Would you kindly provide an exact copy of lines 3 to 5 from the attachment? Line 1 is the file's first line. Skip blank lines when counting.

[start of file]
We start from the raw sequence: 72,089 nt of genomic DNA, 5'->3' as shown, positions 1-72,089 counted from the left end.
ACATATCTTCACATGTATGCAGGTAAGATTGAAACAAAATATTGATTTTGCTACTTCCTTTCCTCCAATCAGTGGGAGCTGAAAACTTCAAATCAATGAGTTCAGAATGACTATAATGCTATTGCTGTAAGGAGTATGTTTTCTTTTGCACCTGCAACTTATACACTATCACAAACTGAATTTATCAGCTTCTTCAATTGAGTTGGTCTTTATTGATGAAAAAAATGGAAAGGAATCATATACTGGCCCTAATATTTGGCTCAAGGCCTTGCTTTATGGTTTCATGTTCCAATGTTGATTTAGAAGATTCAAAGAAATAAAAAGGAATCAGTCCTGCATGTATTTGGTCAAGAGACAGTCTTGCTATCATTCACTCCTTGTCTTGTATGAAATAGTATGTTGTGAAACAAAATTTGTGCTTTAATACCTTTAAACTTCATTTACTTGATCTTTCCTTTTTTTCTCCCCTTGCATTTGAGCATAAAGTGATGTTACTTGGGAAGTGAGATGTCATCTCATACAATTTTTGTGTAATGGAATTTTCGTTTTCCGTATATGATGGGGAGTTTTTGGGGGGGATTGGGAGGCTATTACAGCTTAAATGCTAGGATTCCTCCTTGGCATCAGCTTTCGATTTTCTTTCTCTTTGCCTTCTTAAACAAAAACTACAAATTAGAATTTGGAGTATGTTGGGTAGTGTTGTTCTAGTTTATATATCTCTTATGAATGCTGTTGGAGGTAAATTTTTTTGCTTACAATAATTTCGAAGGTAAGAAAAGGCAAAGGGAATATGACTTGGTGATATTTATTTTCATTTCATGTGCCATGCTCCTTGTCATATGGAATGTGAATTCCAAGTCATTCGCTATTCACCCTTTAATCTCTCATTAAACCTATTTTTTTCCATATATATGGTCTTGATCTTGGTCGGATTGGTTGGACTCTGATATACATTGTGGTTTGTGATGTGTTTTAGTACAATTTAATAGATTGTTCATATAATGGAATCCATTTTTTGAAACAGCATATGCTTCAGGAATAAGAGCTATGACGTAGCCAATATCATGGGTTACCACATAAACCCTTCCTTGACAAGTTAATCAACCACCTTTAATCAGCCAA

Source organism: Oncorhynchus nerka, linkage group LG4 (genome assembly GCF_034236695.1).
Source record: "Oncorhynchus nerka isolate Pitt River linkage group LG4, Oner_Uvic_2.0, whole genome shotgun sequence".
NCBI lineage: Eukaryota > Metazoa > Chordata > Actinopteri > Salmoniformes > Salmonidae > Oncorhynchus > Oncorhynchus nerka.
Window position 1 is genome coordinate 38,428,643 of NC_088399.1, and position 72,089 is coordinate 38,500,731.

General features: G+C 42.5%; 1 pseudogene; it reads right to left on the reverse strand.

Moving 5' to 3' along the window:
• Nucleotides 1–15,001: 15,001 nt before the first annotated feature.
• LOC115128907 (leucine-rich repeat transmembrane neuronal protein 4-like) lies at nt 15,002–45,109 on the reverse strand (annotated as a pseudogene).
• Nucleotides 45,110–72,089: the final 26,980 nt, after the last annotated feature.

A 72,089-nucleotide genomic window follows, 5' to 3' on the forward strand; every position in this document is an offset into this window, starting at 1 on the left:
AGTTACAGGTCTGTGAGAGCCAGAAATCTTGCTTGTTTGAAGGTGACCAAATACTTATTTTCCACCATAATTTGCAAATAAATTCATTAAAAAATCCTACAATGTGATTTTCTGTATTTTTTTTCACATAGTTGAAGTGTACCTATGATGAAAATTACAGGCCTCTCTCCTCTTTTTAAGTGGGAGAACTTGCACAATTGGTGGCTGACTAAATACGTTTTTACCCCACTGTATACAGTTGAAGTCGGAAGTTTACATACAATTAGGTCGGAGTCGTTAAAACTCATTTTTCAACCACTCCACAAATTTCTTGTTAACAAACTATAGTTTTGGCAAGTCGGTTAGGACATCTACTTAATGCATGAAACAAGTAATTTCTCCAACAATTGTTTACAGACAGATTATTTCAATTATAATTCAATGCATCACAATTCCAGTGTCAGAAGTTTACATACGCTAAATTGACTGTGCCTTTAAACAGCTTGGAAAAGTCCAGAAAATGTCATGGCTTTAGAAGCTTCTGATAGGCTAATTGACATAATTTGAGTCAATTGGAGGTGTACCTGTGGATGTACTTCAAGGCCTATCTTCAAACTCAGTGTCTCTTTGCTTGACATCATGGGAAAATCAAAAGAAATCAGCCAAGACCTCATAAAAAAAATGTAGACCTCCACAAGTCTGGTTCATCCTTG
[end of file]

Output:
Source organism: Oncorhynchus nerka, linkage group LG4 (genome assembly GCF_034236695.1).
Source record: "Oncorhynchus nerka isolate Pitt River linkage group LG4, Oner_Uvic_2.0, whole genome shotgun sequence".
NCBI lineage: Eukaryota > Metazoa > Chordata > Actinopteri > Salmoniformes > Salmonidae > Oncorhynchus > Oncorhynchus nerka.